The current thinking is that it's a baby boomer thing. I think it's also gotta be related to the fact that the younger crowd generally have younger kids that need more attention, so have less free time to devote to sports. I don't think that's an orienteering thing, seems to be the same trend everywhere.
Shortly after I wrote my previous comment above (from August 3rd), I was kinda wondering two things: 1) maybe this is a boomer thing, or 2) maybe orienteering has always had an older crowd.
I've only been orienteering in earnest since 2004, and I went to my first A-Meet in 2005. Basically, I haven't been around all that long.
So, I did a quick compare and contrast. I took the results from this year's Classic Champs, and compared them with the oldest, most relevant results I could find linked from the O-USA website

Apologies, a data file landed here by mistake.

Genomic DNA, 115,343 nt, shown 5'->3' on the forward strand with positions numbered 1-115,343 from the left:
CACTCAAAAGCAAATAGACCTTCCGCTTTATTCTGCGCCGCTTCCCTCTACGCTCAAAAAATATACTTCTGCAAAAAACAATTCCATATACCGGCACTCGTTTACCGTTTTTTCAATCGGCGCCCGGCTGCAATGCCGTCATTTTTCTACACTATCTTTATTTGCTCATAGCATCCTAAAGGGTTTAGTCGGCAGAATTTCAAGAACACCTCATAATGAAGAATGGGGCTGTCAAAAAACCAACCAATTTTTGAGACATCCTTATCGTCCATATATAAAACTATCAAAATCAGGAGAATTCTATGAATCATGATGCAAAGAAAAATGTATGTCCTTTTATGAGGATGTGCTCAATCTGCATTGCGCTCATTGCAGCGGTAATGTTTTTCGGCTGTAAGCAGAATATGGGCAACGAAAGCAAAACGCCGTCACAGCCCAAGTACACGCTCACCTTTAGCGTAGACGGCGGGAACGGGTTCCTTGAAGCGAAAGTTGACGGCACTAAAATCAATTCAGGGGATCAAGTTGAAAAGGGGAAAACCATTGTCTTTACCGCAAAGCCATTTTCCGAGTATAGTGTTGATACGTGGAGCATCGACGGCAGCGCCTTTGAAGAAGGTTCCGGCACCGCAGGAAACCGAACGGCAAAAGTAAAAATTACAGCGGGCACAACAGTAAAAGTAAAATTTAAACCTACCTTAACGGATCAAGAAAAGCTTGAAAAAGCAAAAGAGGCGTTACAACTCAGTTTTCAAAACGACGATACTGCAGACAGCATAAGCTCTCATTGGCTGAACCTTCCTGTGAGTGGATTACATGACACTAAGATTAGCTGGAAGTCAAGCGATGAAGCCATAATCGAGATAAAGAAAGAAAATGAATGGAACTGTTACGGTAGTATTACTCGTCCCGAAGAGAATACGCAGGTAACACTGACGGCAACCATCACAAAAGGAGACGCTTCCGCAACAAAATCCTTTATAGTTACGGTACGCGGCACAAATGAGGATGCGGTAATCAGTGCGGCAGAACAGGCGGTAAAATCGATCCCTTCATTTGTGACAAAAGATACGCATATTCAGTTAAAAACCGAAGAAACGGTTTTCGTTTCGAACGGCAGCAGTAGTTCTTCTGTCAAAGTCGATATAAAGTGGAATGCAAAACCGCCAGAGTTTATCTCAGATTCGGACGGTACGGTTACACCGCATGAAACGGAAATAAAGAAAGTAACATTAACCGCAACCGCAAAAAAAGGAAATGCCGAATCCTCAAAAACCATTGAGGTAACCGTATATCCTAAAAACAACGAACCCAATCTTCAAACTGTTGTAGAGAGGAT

, which were the 1998 US Short & Long Champs in Rochester.
(Note that most of those old links point to dead websites... I had to use the Wayback Machine to find archived results.)
I compared how large the age groups were (as a percentage of all competitors) in 1998 vs. 2011. The 1998 event had 334 competitors, the 2011 event had 244.
00-20 18.3% 16.4%
21-34 20.4% 09.8%
35-49 26.6% 19.3%
50-64 18.3% 30.7%
65-99 02.7% 11.1%
Open 14.1% 13.1%
Each column adds up to 100%, natch. The median runner (not including Open) in 1998 ran in M/F35+, and the median runner in 2011 ran M/F45+.
I'm only comparing two events. I don't have the time/desire to compare more.
I'm not a statistician, nor do I pretend to be one.
One is a Classic Champs, the other a Short & Long Champs.
Both events are in New York.
This doesn't account for older folks who run a younger course.
There may be other factors of which I'm not aware.
So.... comparing these two events, we're seeing the younger ages shrink and the older ages grow, and the median age has increased about 10 years. Is this a trend? If so, is it significant enough to do something about?